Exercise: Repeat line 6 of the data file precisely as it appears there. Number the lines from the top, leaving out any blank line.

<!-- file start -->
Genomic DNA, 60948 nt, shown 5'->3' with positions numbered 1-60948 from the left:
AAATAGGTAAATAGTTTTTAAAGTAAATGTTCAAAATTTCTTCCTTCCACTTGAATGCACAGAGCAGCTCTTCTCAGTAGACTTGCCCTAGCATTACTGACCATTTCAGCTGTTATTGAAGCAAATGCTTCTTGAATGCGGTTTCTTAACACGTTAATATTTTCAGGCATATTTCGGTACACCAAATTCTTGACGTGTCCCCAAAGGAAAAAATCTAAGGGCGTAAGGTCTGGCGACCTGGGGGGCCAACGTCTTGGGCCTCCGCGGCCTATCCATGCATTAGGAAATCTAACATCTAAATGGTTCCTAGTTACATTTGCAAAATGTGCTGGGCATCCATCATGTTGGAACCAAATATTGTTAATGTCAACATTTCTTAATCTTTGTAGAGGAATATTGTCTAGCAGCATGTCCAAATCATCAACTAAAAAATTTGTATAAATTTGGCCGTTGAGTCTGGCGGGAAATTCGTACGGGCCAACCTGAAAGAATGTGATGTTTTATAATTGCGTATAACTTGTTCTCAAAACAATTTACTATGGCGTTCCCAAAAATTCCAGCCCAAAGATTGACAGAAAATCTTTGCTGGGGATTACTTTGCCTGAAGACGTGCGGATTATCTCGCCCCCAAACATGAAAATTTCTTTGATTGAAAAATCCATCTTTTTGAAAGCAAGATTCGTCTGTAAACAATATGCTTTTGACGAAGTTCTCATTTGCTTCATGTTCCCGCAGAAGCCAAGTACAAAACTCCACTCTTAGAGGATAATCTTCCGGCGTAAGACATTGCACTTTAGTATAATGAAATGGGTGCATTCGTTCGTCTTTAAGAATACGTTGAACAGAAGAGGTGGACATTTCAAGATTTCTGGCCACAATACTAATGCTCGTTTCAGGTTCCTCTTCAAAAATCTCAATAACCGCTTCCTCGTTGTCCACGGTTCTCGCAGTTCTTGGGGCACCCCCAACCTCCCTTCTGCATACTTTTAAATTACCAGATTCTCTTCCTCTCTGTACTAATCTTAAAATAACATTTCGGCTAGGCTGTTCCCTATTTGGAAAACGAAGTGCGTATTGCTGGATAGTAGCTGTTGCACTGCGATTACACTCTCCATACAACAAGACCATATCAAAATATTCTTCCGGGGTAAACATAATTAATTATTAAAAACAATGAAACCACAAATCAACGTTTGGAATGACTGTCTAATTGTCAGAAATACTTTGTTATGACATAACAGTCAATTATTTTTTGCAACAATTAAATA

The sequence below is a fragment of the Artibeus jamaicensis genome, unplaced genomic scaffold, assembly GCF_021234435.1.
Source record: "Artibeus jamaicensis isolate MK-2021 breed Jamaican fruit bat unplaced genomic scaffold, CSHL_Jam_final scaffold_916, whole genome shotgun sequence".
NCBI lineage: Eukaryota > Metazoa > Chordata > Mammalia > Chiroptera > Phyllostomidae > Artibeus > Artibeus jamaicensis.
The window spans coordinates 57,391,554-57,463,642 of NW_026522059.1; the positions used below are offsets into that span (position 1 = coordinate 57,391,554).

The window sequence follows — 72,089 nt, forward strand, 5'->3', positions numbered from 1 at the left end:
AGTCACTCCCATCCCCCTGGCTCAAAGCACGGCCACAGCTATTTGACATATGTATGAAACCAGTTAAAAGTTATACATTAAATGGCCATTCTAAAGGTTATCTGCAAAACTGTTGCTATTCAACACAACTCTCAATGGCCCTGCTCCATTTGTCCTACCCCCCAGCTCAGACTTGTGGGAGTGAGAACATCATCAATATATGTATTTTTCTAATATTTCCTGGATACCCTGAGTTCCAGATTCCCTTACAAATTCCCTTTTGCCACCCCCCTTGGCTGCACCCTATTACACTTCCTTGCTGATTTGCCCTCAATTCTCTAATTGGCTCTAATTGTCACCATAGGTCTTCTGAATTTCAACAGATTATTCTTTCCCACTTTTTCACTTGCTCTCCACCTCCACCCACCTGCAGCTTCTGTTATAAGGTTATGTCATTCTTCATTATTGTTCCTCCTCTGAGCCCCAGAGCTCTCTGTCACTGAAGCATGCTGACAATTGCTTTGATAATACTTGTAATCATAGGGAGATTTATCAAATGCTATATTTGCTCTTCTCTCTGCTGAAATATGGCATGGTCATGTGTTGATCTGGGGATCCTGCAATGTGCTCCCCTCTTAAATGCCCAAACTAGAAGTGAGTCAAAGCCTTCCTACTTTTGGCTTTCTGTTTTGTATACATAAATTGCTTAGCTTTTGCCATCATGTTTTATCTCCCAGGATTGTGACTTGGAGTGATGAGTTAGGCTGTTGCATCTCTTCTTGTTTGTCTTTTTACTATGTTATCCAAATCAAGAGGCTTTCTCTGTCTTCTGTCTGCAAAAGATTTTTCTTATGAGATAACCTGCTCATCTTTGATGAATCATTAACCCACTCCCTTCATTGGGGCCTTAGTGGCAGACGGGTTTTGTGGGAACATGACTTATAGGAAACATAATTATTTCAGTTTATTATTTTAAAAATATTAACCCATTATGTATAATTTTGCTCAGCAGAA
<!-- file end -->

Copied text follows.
The window spans coordinates 57,391,554-57,463,642 of NW_026522059.1; the positions used below are offsets into that span (position 1 = coordinate 57,391,554).